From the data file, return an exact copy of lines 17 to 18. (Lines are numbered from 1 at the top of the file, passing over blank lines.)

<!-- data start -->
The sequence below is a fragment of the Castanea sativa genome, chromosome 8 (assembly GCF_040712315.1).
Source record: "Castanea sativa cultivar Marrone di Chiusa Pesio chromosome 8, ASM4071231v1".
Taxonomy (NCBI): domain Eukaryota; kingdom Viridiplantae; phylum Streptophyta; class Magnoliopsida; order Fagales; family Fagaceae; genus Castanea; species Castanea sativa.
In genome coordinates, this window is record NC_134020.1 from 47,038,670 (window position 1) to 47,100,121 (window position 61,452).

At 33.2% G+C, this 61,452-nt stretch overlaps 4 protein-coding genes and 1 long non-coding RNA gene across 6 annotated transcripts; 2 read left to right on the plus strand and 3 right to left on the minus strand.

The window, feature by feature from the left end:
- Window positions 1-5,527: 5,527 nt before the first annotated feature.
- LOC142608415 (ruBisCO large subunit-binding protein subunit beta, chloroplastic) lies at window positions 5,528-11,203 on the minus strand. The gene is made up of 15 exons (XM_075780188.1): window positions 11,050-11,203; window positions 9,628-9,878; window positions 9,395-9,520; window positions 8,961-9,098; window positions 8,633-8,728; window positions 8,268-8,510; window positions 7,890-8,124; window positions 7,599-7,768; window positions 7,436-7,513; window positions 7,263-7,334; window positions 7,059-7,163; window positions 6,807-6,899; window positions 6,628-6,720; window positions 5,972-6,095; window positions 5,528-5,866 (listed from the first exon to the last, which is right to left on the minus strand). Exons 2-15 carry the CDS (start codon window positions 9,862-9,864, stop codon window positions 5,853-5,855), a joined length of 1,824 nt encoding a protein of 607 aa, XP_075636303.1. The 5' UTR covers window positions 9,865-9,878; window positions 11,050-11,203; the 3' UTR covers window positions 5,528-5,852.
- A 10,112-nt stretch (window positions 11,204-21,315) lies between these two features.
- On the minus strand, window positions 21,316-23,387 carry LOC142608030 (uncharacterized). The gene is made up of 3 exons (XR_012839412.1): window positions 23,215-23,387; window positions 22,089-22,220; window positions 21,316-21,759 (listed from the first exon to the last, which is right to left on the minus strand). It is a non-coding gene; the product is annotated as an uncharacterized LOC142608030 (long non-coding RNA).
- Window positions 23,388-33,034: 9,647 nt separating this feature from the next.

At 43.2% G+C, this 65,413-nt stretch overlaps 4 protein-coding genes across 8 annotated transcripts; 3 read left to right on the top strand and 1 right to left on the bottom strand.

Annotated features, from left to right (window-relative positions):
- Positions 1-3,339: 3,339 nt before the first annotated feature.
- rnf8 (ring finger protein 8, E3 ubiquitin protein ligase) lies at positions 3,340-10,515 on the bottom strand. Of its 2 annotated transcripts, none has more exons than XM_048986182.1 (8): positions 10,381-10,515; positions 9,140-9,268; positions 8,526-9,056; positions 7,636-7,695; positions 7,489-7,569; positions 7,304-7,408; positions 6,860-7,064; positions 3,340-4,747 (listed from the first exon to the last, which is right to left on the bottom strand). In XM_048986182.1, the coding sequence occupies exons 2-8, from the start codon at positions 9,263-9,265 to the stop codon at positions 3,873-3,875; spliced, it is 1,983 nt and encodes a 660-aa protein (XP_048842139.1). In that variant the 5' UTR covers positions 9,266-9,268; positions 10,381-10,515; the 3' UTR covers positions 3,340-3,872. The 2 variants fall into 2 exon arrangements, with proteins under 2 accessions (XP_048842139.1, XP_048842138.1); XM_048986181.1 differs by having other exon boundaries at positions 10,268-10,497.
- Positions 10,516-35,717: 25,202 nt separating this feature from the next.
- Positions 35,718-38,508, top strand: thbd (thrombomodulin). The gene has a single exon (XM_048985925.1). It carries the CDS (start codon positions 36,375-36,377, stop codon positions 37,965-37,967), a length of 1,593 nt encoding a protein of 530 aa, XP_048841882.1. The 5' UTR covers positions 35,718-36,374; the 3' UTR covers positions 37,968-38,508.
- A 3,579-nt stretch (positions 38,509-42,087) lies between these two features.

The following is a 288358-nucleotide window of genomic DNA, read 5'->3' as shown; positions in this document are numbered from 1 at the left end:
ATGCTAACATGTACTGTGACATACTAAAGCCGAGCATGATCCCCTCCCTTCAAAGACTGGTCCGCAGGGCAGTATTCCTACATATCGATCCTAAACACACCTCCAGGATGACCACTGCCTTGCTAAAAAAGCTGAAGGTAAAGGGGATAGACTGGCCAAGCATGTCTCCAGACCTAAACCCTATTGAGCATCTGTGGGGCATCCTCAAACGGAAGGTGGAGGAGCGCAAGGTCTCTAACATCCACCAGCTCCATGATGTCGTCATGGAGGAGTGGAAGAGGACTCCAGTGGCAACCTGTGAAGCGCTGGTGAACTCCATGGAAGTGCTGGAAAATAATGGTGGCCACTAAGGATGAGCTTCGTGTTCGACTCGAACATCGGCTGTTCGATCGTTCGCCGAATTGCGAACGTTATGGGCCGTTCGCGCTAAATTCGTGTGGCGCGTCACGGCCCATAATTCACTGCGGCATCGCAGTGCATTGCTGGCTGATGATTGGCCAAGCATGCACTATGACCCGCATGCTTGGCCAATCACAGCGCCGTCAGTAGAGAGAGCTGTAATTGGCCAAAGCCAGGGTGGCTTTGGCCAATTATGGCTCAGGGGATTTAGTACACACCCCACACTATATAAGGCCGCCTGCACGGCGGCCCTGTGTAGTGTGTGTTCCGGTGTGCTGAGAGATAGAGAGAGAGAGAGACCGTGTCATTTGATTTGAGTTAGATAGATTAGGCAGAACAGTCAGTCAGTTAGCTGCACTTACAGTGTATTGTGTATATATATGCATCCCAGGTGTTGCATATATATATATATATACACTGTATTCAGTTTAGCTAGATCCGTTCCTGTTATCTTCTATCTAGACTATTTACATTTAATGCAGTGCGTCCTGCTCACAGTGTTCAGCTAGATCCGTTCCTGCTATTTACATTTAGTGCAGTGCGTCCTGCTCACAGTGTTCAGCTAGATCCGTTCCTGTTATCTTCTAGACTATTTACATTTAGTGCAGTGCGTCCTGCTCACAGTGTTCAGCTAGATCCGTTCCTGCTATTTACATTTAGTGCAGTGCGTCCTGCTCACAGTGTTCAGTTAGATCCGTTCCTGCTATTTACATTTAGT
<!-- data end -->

- Positions 35,718-38,508, top strand: thbd (thrombomodulin). The gene has a single exon (XM_048985925.1). It carries the CDS (start codon positions 36,375-36,377, stop codon positions 37,965-37,967), a length of 1,593 nt encoding a protein of 530 aa, XP_048841882.1. The 5' UTR covers positions 35,718-36,374; the 3' UTR covers positions 37,968-38,508.
- A 3,579-nt stretch (positions 38,509-42,087) lies between these two features.